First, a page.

|Publication number||US6253005 B1|
|Application number||US 09/329,708|
|Publication date||Jun 26, 2001|
|Filing date||Jun 10, 1999|
|Priority date||Jun 10, 1999|
|Publication number||09329708, 329708, US 6253005 B1, US 6253005B1, US-B1-6253005, US6253005 B1, US6253005B1|
|Inventors||Ernest Eisenhardt Bergmann, Gustav Edward Derkits, Jr.|
|Original Assignee||Agere Systems Optoelectronics Guardian Corp.|
|Export Citation||BiBTeX, EndNote, RefMan|
|Patent Citations (5), Referenced by (8), Classifications (12), Legal Events (8)|
|External Links: USPTO, USPTO Assignment, Espacenet|
1. Field of the Invention
The present invention relates to fiber optics and, more particularly, to an apparatus and method for compensating for shift in alignment of optical components after assembly of the optical package.
2. Description of the Related Art
The current explosion in the use of fiber optic technology in telecommunications and data processing is well documented. With this phenomenal technological growth, a wide variety of optical devices have become available. Interconnecting these optical devices, however, has remained a daunting task as such devices require extremely precise mechanical alignment. This problem is most severe for reflective applications, since the error in alignment cannot be greater than a micron.
One available form of optical packaging requires the mounting of optical components in separate metal holders. For example, fiber terminations are mounted in one metal holder and a focusing device such, for example, as Graded Index (GRIN) or conventional lens is mounted in another metal holder; additional optical components are mounted in still further metal holders. The optical components in these different metal holders are optically aligned by sliding the metal holders relative to each other. When proper alignment is achieved, the holders are typically laser-welded together so as to fix the alignment positions of these optical components.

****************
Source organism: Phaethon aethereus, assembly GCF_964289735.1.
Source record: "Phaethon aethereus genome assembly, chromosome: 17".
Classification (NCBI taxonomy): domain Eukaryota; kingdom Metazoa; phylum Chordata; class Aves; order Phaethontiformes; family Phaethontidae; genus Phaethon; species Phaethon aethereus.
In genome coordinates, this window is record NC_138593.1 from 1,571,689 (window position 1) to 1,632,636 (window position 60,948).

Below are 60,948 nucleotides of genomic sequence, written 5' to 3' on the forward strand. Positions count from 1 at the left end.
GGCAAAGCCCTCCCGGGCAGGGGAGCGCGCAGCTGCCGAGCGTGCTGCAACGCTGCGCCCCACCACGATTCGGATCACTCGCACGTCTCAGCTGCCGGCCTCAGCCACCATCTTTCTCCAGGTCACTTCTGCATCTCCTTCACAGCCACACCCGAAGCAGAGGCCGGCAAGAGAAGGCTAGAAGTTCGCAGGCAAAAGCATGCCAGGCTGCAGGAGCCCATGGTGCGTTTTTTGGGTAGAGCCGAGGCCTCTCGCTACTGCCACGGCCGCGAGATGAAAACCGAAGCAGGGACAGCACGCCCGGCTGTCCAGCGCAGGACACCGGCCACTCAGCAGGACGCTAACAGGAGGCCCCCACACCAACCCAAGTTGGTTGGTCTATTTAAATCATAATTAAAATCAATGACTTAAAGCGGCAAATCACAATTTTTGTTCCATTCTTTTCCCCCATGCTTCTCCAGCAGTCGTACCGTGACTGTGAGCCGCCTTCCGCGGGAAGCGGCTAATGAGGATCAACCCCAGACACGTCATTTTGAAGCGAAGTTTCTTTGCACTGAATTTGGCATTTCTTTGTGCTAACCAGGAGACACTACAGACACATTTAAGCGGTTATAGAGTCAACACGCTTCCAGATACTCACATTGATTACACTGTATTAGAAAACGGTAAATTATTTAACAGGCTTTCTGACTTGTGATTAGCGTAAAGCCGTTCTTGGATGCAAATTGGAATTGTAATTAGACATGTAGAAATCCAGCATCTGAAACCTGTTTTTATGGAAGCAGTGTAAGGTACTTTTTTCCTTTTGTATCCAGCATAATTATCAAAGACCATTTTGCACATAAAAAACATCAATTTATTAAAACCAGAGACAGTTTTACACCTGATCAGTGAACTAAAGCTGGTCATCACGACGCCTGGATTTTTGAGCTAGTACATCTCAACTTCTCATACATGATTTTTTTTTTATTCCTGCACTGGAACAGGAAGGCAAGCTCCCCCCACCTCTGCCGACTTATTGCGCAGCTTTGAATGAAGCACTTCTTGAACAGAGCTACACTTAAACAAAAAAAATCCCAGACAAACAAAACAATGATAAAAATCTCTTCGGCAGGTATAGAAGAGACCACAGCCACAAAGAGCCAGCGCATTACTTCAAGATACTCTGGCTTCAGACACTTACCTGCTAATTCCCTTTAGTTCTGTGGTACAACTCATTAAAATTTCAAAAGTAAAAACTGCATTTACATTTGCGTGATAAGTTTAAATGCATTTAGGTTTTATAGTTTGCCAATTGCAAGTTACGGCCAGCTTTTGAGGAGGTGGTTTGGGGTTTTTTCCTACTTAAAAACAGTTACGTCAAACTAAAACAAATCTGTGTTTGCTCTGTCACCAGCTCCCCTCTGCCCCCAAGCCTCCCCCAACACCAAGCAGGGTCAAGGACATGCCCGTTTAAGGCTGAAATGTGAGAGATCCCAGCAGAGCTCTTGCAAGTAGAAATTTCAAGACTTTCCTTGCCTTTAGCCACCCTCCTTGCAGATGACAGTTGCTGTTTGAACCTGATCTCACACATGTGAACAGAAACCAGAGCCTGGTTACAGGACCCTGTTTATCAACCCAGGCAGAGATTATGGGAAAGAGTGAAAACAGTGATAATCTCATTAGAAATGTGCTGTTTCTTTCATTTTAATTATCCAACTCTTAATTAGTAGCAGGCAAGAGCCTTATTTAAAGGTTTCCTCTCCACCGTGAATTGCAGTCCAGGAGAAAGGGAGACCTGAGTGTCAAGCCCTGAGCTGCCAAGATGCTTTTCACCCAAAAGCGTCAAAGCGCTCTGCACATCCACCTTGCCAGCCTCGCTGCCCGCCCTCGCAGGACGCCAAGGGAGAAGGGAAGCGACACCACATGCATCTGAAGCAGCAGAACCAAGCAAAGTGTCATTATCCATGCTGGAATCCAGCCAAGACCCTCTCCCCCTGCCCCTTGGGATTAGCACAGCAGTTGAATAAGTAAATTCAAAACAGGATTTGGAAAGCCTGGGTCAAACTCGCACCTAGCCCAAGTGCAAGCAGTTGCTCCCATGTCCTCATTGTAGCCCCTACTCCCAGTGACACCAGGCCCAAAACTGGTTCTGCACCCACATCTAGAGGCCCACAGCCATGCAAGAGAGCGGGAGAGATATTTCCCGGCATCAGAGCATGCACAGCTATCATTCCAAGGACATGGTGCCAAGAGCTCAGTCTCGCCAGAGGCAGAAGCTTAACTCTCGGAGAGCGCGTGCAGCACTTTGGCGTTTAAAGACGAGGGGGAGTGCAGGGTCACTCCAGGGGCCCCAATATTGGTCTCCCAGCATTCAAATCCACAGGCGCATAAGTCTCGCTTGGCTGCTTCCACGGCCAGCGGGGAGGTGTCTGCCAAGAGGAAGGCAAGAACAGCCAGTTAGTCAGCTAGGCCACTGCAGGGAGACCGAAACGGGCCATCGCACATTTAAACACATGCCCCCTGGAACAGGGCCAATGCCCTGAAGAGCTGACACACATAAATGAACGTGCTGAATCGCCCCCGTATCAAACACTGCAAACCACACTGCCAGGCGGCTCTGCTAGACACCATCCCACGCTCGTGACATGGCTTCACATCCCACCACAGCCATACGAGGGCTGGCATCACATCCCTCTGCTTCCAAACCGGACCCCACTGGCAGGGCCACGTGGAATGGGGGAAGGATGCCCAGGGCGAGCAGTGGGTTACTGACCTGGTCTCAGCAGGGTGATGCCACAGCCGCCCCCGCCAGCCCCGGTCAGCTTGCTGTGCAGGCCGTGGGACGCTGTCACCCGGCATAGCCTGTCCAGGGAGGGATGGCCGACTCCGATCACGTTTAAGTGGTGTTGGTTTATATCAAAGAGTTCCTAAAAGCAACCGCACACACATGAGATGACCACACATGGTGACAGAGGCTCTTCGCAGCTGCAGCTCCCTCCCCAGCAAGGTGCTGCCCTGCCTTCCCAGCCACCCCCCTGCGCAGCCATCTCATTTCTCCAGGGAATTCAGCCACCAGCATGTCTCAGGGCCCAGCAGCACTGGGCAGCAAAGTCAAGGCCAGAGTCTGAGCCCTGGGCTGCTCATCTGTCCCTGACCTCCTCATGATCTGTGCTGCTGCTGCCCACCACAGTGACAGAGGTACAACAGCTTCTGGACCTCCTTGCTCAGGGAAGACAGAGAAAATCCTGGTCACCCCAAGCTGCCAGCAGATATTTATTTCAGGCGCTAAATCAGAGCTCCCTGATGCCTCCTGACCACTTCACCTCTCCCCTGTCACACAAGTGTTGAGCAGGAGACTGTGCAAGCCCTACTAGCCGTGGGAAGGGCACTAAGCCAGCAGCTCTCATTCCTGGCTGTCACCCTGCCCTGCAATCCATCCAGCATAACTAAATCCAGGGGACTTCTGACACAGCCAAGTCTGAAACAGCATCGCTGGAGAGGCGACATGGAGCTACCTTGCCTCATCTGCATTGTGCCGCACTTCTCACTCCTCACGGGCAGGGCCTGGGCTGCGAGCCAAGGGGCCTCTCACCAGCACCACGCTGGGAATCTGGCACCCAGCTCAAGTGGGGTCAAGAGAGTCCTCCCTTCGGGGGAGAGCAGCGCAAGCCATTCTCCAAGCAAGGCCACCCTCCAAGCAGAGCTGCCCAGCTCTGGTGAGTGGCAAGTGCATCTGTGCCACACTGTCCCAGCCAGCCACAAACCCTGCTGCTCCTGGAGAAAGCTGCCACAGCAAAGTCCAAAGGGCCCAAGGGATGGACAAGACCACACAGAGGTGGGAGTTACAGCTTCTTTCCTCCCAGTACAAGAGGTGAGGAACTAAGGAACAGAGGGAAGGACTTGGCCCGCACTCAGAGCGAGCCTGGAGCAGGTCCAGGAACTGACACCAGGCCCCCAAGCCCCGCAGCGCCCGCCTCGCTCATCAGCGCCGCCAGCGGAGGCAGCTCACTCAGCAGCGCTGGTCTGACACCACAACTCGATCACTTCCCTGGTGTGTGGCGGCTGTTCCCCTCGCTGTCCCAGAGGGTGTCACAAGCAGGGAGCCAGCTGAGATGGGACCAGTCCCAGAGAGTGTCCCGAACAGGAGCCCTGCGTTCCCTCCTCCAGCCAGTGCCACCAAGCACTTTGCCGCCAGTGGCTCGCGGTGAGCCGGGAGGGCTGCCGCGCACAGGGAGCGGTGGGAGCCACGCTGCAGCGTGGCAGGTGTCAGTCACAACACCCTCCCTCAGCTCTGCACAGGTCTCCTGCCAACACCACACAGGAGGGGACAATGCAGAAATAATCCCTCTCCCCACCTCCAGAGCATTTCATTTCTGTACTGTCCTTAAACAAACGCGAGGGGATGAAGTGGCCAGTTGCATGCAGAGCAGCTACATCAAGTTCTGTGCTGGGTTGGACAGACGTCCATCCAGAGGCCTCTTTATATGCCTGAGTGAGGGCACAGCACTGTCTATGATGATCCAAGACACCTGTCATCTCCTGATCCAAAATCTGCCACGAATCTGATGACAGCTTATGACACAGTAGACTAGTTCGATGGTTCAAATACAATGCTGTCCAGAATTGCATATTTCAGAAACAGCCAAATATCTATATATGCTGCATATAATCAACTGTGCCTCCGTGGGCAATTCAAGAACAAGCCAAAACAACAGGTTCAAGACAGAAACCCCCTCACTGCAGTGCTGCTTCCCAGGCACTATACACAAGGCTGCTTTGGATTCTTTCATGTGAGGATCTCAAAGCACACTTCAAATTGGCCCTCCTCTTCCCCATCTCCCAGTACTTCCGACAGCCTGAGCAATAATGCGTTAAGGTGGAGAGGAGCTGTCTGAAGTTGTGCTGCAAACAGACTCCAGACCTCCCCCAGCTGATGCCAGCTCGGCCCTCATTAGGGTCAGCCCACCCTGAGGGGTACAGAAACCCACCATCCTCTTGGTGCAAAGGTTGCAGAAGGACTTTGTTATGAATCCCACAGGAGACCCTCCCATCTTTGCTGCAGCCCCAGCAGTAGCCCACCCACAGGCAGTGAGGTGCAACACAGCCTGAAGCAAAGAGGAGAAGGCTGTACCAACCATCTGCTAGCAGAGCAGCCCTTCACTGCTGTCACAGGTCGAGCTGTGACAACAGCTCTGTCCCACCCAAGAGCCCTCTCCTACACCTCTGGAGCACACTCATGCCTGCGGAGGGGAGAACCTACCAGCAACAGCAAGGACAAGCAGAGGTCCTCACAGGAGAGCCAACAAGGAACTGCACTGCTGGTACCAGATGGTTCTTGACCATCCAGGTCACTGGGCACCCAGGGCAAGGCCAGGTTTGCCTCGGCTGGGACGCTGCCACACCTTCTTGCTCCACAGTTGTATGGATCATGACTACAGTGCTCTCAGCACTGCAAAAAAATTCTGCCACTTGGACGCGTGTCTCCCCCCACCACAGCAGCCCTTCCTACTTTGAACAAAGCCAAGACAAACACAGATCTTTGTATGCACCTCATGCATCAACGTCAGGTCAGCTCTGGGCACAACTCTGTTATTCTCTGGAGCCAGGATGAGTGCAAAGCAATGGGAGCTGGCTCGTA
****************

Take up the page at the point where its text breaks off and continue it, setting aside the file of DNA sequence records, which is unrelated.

FIG. 1 shows a typical prior art optical package 10 for reflective applications. The package has a dual fiber termination 12 disposed at one end of the package at which the upper fiber 14 is configured as an input to the package and the lower fiber 16 is configured as an output. As shown, the optical signal emitted from the upper fiber 14 is collimated by a double convex lens 18 and directed onto a mirror 20. The mirror 20 reflects the collimated beam back toward the convex lens 18 which then converges the collimated beam onto the lower fiber 16.